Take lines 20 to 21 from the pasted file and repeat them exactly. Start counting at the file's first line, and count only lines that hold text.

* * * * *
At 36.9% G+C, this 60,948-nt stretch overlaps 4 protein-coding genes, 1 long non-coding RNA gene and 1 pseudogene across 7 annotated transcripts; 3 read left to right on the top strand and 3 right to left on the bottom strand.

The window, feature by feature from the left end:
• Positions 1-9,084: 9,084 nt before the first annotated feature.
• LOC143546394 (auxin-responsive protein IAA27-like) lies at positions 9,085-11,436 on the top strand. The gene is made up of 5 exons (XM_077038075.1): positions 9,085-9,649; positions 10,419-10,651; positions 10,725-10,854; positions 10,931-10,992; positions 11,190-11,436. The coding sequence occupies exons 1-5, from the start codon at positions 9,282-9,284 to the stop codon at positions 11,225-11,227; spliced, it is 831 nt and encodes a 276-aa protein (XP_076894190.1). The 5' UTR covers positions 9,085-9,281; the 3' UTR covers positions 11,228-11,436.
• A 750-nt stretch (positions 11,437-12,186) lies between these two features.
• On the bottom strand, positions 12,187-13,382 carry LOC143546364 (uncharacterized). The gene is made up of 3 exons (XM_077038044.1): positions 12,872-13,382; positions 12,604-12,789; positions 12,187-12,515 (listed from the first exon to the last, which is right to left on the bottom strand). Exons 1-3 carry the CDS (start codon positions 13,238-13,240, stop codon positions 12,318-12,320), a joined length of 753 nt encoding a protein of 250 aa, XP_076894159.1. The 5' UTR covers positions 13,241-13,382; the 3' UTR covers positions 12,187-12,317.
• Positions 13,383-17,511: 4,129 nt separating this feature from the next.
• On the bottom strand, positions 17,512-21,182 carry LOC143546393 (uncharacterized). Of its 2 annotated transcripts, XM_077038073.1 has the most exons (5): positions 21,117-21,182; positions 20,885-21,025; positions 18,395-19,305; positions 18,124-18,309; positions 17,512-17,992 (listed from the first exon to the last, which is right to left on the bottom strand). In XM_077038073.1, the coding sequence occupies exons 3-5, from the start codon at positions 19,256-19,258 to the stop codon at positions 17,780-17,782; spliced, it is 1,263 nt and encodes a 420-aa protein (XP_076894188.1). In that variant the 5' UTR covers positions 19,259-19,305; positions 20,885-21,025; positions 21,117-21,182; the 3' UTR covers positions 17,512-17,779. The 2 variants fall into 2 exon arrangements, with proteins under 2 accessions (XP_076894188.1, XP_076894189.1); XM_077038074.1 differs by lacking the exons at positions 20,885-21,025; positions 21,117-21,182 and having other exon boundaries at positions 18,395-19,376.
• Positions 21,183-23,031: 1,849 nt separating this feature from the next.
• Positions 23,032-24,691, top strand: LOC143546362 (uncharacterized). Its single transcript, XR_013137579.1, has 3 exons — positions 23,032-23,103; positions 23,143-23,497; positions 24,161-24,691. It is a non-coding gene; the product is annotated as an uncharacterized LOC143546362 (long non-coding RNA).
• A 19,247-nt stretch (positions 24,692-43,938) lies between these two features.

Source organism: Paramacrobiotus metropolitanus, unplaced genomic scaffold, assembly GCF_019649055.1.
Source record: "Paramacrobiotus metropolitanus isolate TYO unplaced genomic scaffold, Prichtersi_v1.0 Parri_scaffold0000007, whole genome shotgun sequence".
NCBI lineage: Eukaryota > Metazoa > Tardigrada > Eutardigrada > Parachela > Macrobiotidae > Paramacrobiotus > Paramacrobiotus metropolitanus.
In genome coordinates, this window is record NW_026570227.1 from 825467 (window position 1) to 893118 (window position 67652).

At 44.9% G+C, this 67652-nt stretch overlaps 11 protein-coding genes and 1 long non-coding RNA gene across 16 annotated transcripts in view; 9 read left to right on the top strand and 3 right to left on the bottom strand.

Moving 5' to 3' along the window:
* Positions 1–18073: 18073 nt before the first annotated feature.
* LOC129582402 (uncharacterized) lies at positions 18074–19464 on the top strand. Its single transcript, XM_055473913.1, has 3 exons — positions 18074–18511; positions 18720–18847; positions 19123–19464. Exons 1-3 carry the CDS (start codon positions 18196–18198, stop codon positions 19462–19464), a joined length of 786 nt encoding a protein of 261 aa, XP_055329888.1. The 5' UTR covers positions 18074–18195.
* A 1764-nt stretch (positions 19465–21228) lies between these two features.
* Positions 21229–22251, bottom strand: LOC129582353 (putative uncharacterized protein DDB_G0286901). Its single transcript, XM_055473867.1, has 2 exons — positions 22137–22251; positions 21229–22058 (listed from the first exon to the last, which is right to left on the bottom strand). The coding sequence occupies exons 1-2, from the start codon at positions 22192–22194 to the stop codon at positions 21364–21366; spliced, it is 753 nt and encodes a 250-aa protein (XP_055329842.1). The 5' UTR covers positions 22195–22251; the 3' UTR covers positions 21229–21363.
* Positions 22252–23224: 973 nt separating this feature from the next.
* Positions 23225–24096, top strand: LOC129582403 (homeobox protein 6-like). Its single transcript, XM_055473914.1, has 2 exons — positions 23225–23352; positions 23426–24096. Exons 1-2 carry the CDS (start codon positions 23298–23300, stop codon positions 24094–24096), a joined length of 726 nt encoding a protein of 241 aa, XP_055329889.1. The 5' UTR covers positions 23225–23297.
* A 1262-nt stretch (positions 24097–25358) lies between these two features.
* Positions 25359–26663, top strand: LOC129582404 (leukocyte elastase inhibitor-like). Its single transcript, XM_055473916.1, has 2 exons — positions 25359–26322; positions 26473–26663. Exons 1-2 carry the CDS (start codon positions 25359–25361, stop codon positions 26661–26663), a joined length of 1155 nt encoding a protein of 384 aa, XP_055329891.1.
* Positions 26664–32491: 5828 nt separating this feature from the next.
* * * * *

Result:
* A 1764-nt stretch (positions 19465–21228) lies between these two features.
* Positions 21229–22251, bottom strand: LOC129582353 (putative uncharacterized protein DDB_G0286901). Its single transcript, XM_055473867.1, has 2 exons — positions 22137–22251; positions 21229–22058 (listed from the first exon to the last, which is right to left on the bottom strand). The coding sequence occupies exons 1-2, from the start codon at positions 22192–22194 to the stop codon at positions 21364–21366; spliced, it is 753 nt and encodes a 250-aa protein (XP_055329842.1). The 5' UTR covers positions 22195–22251; the 3' UTR covers positions 21229–21363.